Posts Tagged: "permanent injunction"

The Impact of Overturning eBay v. MercExchange

At a time when most policymakers rightly argue that China and other countries need to do more to clamp down on intellectual property infringement, overturning the four-factor eBay test would impose new hurdles and increase the PAE problem that Congress and the Supreme Court have fought to address over that last two decades. The risk that an implementer engages in “efficient infringement” has made the ITC an increasingly attractive forum, for at least some patent owners and notably not PAEs. ITC exclusion orders and cease and desist orders are the last vestige of the exclusivity promised to the right patent owners at the time they are granted a patent. Compared to proposed sections of the STRONGER Patents Act, the ITC strikes a balance between offering at least some patent owners the ability to prevent infringers from engaging in the never-ending game of “efficient infringement” while frustrating PAEs attempts to abuse the exclusionary remedies offered.  Congressional action should be reserved for a time when there is clear evidence that the eBay decision is harming U.S. businesses and those U.S. businesses are unable to obtain the relief they need at the ITC. At this time, there is no such evidence.

Monster Energy Appeals to Ninth Circuit Following District Court Denial of Injunction Against ISN

In the most recent development in a case between energy drink brand Monster Energy Company and maker of automotive tools Integrated Supply Network, LLC (ISN), the U.S. District Court for the Central District of California on July 2 denied Monster’s request for a permanent injunction against ISN. Monster appealed on July 3 to the U.S. Court of Appeals for the Ninth Circuit and ISN cross-appealed on July 12. The district court found that Monster did not offer evidence demonstrating that ISN’s infringement had actually caused a loss of control over its business reputation leading to irreparable harm and loss of prospective customers. Additionally, the court reasoned that evidence regarding consumer confusion does not necessarily demonstrate irreparable harm. Even where ISN had not ceased infringing activity, Monster still had not proven irreparable harm as required to justify a permanent injunction, said the court.

Annie Sloan Wins Preliminary Injunction on Reverse Passing Off Claims Against Distributor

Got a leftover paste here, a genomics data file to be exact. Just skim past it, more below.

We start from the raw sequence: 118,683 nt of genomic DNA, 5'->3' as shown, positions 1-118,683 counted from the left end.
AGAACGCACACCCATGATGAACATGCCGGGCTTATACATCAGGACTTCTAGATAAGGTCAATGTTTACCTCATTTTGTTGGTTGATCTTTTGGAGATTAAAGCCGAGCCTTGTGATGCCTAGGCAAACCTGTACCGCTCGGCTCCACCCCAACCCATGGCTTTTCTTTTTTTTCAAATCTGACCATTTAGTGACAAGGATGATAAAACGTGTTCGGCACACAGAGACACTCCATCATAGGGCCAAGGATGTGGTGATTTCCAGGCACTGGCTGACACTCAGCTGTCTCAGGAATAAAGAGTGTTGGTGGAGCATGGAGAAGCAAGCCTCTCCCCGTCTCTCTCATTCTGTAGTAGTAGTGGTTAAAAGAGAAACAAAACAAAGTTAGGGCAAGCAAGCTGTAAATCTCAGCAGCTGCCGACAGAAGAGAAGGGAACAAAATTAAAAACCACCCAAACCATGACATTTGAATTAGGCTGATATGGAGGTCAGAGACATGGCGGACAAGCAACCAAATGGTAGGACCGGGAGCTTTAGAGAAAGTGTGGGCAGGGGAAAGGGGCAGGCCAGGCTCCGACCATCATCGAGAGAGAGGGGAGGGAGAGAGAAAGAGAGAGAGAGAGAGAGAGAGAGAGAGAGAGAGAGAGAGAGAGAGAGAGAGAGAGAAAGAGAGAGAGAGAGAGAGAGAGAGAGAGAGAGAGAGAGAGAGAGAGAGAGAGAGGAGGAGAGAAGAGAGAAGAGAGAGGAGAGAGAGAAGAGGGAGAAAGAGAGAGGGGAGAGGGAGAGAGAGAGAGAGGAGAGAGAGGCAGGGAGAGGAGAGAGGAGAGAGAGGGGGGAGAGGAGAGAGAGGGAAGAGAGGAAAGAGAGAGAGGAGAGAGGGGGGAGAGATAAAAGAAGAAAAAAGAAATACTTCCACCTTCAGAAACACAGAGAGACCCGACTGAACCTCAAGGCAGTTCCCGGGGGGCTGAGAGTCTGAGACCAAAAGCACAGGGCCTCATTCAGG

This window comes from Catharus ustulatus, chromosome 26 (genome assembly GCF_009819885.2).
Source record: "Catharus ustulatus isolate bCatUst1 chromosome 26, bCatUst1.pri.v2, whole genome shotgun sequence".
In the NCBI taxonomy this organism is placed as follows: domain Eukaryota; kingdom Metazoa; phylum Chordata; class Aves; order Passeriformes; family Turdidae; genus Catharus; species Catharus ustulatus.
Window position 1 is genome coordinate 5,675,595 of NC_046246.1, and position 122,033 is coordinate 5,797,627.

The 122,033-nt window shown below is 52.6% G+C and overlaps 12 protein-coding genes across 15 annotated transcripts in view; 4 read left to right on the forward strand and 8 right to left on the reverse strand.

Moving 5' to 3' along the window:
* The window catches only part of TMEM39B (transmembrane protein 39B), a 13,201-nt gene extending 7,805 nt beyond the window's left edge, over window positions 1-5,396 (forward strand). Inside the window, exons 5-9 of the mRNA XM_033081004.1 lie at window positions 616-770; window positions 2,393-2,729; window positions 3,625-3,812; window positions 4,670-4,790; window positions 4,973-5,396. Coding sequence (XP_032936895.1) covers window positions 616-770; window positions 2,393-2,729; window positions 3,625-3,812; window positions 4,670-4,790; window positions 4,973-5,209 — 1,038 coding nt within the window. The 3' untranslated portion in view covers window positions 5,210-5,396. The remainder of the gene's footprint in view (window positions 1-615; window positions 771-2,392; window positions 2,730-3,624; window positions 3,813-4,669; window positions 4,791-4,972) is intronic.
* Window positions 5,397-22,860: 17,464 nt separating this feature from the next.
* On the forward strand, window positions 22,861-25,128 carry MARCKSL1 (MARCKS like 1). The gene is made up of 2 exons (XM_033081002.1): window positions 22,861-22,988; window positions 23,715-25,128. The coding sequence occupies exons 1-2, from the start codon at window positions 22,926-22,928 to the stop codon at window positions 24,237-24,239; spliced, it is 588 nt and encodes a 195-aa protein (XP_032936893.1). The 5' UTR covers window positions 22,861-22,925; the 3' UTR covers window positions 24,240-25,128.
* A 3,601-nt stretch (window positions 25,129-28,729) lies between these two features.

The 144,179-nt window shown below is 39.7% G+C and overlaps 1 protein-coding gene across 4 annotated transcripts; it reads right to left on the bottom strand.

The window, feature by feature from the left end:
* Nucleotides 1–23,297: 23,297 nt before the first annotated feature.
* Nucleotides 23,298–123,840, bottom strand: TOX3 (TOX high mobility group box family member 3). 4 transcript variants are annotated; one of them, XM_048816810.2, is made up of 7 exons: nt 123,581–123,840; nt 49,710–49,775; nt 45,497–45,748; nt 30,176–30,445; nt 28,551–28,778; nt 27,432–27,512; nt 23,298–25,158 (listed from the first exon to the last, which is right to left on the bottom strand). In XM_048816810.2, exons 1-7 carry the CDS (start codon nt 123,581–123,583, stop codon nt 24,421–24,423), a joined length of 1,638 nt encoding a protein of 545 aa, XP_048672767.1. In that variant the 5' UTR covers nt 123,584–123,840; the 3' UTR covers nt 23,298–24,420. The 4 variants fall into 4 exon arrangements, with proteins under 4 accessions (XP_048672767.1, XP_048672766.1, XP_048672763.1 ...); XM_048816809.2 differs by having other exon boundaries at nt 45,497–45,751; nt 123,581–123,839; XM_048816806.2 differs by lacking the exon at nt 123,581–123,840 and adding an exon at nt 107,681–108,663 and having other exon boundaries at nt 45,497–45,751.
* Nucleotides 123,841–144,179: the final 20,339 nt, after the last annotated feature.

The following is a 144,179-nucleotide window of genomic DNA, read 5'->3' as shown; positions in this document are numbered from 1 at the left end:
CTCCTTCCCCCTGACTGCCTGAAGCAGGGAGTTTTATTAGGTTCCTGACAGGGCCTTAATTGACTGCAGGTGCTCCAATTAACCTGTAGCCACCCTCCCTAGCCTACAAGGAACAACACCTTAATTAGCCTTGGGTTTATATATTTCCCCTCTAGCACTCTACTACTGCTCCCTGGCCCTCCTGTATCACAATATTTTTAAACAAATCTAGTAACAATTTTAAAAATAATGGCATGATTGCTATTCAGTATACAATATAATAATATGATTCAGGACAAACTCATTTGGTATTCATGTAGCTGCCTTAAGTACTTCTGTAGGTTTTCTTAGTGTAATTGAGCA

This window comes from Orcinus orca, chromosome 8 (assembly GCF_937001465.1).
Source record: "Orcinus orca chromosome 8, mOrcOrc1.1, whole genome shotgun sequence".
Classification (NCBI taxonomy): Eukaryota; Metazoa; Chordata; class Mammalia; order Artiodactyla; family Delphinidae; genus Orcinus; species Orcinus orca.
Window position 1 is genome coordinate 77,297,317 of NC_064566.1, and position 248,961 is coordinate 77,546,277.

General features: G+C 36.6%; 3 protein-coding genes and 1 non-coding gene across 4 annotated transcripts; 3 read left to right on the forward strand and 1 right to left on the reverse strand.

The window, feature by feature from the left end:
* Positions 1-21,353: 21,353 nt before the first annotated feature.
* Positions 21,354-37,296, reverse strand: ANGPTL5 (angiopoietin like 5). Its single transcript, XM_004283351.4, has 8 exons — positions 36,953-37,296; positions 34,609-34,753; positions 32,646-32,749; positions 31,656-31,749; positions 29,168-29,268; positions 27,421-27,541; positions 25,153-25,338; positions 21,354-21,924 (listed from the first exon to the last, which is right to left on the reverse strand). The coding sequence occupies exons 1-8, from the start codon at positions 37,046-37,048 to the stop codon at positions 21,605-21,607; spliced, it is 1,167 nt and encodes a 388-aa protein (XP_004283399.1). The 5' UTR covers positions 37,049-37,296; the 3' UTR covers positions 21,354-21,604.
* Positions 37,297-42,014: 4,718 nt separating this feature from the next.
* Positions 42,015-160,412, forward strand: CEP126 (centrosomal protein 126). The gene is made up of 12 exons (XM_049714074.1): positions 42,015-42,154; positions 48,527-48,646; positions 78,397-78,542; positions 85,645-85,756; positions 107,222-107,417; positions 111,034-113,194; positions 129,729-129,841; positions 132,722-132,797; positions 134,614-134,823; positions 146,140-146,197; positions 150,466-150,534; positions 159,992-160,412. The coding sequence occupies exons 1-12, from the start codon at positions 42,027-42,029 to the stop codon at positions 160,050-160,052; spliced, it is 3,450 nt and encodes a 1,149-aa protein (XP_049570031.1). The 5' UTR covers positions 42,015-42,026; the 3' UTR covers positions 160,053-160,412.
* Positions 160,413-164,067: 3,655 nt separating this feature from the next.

U.S. District Judge Mary Ann Vial Lemmon of the Eastern District of Louisiana entered a preliminary injunction order against Jolie Home, LLC and other defendants accused of trademark infringement by Annie Sloan Interiors, the U.K.-based makers of Annie Sloan® Chalk Paint®. The preliminary injunction orders the defendants to cease their “reverse passing off” of Annie Sloan® products as Jolie Home products and their distribution of advertisements and labels for Jolie Home paints which claim to use the same formula as Annie Sloan® Chalk Paint® and used the trademarked phrase “chalk paint” in a non-fair use manner.

Fitness Anywhere win Enhanced Damages and Permanent Injunction as Infringement Continued Post Verdict

The order granted post-trial motions filed by Fitness Anywhere both for enhanced damages on the patent infringement findings as well as a permanent injunction against WOSS. Although it wasn’t likely that Fitness Anywhere would recoup the total enhanced patent damages of more than $11 million dollars from WOSS, having recently declared bankruptcy, Villeneuve noted that this decision set an important precedent for the company. Such a ruling was very important to TRX, which has lost sales and has had to layoff employees in California because of the actions of infringing parties. Villeneuve said that the single most important factor leading to the grant of permanent injunction was WOSS’ sale of infringing products after the jury verdict.

Eleventh Circuit Finds No Valid Copyright in Official Code of Georgia Annotated

An analysis of the Official Code of Georgia Annotated led the appellate court to find that the annotations, while not having the force of law, are part and parcel of the law. First, the Eleventh Circuit found that the Georgia General Assembly was the driving force behind the annotations in the OCGA. Although the annotations were prepared by LexisNexis, those annotations were drafted based upon highly detailed instructions contained within its publishing agreement with the Code Revision Commission, making Georgia’s legislators the creators of the annotations.

Judge Denies Beyoncé Motion for Summary Judgment in Feyoncé Trademark Case

On Sunday, September 30th, U.S. District Judge Alison J. Nathan of the Southern District of New York signed a memorandum opinion and order that was officially entered the following day in a trademark case brought by pop music superstar Beyoncé Giselle Knowles-Carter against Feyonce, Inc., a developer of merchandise marketed to engaged people using the brand name Feyoncé. Although the court found no dispute that the mark “FEYONCÉ” was chosen with the intent to capitalize on the famous “BEYONCÉ” mark, Beyoncé’s motion for a permanent injunction couldn’t be granted on summary judgment because there remains a genuine dispute of material fact regarding whether a jury would find that a rational consumer would mistakenly believe an affiliation between the two brands.

A Journey Through the Chinese Patent System: The differences in how patent rights are treated

The trade dispute between the US and China started with a US accusation of intellectual property theft on the part of China.  Is China really “stealing” intellectual property?  I’m not so sure.  Perhaps the Chinese are stealing trade secrets, and if parties are engaged in such activities they should be punished, but there is a lot of taking that has been legitimized – even authorized – by the Congress and the Supreme Court in recent years.  U.S. patent law is today enabling foreign corporations, including Chinese corporations, to legitimately take intellectual property developed in the U.S.  That is not theft.  It’s just business.  And far more damage is being done to the U.S. as the result of legalized appropriation of patented innovations than could ever be done by the theft of trade secrets.

Seeds of demise were sown when SCOTUS removed exclusivity from the patent bargain